After that, I put the dough balls into oil-lined plastic containers and placed them into the fridge, where they would hang out for a couple of days before meeting their baker.

Topping it all off

Last time we made pizza, I had gone fancy style and bought mozzarella di bufala and cooked down the basil-infused tomato sauce and all of that.  For this round, I was keeping it simple: raw diced tomatoes and garlic/basil-infused oil.  No cooking, just blending.  Done.

I opted for cheaper cheese, going with freshly made mozzarella (di regular mozzarella-making cow), lightly salted.  We also did mushrooms again, just because burgergal gets bored with plain pizzas.

Hot Stone, Hot Stone

Last time we used the grill to heat up the stone, we had some issues getting the grill hot enough and making the pies and doing everything else that needed to get done.  With that in mind, I decided to heat up the stone in the oven for about an hour first before transferring it to the grill.  The Weber stone is great for this because of it’s handy-dandy carrying rack.  I heated the stone up to about 500 degrees inside before moving it onto the grill.

Putting it all together

I took the dough balls out of the fridge about an hour before go-time.  As expected, they had risen very slightly, and continued to proof a little more after sitting on the counter for a while.  There were a lot of tiny air bubbles, which I thought was a pretty good sign.

I turned the dough balls out onto a hotel pan (I was not going to take chances with things getting stuck to wood again!).  They were easy to shape but maintained their integrity when being stretched out.  More importantly, they were able to be moved around on the peel.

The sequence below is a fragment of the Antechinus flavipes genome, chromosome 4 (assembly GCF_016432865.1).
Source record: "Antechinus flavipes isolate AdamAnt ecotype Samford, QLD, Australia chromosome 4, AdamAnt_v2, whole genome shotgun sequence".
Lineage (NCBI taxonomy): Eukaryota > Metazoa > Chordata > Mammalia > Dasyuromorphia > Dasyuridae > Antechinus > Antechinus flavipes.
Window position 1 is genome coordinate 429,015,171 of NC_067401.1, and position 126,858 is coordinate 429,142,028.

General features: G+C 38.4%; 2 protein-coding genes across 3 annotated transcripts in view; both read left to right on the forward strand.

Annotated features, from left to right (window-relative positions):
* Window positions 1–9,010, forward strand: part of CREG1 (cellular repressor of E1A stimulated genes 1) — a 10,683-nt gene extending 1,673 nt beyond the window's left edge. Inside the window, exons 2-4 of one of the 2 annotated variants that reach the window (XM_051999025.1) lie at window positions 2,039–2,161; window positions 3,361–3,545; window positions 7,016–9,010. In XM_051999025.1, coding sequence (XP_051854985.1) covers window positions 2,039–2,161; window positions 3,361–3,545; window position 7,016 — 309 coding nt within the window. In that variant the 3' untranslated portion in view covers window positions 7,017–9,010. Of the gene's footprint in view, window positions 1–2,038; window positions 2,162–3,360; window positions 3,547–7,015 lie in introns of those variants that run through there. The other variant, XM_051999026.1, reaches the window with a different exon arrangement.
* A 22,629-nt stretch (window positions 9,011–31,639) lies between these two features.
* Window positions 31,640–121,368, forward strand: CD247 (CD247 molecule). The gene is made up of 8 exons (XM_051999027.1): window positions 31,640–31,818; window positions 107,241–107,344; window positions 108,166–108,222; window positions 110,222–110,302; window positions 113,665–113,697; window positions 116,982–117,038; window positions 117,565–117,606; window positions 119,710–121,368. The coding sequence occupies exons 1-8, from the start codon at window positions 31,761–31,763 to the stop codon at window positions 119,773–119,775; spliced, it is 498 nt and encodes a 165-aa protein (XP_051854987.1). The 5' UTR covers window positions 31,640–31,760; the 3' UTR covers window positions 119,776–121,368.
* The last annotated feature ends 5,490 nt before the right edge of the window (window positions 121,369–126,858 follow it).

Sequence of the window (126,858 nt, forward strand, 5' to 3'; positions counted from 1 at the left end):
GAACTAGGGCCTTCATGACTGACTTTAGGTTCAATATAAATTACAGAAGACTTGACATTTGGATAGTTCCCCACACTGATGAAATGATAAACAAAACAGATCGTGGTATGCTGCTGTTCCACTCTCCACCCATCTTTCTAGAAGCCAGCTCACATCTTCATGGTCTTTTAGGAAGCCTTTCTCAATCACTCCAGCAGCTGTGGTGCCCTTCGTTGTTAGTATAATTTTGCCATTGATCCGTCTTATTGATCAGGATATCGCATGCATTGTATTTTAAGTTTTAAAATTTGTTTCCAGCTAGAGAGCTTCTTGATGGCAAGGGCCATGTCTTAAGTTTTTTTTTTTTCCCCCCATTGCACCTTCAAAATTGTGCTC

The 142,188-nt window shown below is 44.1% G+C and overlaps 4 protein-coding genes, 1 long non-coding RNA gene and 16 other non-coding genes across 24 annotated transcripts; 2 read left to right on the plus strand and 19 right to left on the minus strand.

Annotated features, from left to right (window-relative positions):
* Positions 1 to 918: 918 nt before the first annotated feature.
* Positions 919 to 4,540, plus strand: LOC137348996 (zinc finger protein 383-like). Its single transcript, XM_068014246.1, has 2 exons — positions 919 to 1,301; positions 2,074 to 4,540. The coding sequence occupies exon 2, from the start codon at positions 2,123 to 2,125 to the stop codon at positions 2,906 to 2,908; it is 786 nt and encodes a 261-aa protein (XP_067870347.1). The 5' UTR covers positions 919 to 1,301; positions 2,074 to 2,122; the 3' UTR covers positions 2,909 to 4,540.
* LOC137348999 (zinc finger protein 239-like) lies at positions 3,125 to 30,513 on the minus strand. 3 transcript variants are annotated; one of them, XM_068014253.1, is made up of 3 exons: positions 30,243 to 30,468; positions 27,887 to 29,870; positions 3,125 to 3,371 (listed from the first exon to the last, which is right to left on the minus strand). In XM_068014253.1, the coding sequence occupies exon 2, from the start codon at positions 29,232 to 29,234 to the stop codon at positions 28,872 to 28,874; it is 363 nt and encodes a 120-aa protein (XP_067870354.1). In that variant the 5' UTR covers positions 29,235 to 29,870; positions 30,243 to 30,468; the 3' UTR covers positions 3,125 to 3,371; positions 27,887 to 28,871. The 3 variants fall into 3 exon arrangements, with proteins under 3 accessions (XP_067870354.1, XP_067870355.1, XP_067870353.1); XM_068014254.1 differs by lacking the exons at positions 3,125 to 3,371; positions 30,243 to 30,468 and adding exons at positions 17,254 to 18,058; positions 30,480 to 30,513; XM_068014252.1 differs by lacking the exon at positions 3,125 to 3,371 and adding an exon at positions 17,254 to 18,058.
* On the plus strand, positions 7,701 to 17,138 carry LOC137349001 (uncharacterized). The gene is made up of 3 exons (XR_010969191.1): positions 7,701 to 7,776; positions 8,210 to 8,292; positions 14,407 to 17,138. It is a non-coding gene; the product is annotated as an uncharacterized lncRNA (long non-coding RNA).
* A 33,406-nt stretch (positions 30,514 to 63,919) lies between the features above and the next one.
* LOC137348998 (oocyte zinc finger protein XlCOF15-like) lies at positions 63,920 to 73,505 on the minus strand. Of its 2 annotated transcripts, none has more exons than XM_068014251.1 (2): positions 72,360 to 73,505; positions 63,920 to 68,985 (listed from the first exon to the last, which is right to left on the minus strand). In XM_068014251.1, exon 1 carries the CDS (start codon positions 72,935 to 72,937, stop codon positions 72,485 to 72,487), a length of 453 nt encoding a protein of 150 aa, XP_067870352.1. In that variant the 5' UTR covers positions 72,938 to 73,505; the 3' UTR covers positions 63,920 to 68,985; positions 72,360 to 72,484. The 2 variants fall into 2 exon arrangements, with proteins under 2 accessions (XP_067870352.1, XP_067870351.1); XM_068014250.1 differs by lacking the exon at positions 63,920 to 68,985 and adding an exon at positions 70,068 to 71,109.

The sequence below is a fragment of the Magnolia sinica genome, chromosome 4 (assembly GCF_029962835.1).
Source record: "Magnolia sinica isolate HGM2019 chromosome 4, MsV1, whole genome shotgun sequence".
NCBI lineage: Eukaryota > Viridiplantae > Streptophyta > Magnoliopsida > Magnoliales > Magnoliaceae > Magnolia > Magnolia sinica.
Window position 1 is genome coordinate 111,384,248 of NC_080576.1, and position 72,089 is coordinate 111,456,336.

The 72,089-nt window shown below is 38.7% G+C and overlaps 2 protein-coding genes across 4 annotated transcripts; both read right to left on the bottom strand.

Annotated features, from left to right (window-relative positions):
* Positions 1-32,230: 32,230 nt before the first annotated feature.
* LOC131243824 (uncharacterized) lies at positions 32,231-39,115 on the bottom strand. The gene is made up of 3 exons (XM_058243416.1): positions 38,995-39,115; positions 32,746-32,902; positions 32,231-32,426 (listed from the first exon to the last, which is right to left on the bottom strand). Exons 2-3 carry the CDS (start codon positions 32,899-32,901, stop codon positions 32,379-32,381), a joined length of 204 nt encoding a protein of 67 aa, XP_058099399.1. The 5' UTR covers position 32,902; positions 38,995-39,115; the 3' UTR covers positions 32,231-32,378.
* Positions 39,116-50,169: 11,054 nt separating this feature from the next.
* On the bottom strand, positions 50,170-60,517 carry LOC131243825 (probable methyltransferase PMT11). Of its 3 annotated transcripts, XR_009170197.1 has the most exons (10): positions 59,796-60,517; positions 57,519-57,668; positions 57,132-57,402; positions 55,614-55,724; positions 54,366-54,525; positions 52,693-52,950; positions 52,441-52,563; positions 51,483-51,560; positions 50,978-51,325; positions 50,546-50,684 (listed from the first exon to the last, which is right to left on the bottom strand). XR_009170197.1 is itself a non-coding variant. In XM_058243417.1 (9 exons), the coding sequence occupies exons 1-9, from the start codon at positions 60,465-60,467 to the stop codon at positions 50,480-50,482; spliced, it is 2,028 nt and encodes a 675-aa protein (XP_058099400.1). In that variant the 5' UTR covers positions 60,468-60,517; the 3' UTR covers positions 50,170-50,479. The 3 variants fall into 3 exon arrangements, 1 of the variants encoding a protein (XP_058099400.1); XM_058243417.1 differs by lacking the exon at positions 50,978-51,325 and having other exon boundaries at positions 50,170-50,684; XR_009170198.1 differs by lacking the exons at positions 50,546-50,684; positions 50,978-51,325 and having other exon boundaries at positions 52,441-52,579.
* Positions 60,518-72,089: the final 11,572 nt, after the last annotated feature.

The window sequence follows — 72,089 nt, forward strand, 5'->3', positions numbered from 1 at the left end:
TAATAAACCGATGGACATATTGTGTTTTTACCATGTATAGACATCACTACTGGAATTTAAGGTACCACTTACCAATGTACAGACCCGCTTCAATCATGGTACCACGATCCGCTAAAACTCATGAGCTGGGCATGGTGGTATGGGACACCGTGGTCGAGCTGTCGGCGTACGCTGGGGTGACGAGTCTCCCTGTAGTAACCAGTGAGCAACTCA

No more crab claws for me!

We topped off the pies with the aforementioned toppings and cooked them up.  They took about 10 minutes to cook on the grill, but I could tell that my revised approach was much better from the second I slid the first pie off of the peel.

Mostly because the first pie slid off the peel.

(I apologize for the quality of the pictures, I just wanted to eat!)

The crusts were crispy on the bottom but were still chewy and moist.  The crust puffed up nicely, but I still wanted more color on the sides/top than I was able to get with the stone.  As you’ll see below, I got some nice color on the bottom, but the top was still a bit “raw” looking.  I figured that since I am probably not going to get more heat, I decided to try brushing the crust with olive oil in subsequent batches (to come in Part III).

You can also see in the below picture that the bottom of the crust got some puckering (like a fine neapolitan suit), which I think had to do with nervously moving the pie on the peel to make sure it wasn’t sticking.  I guess another lesson is that I should trust the dough to not stick to the peel. This will probably come with time.

I wish you good pizza making until the next chapter!  Sneak preview: I made FOUR pizzas, and I made them in the OVEN!

Read Pizza Making: Part I here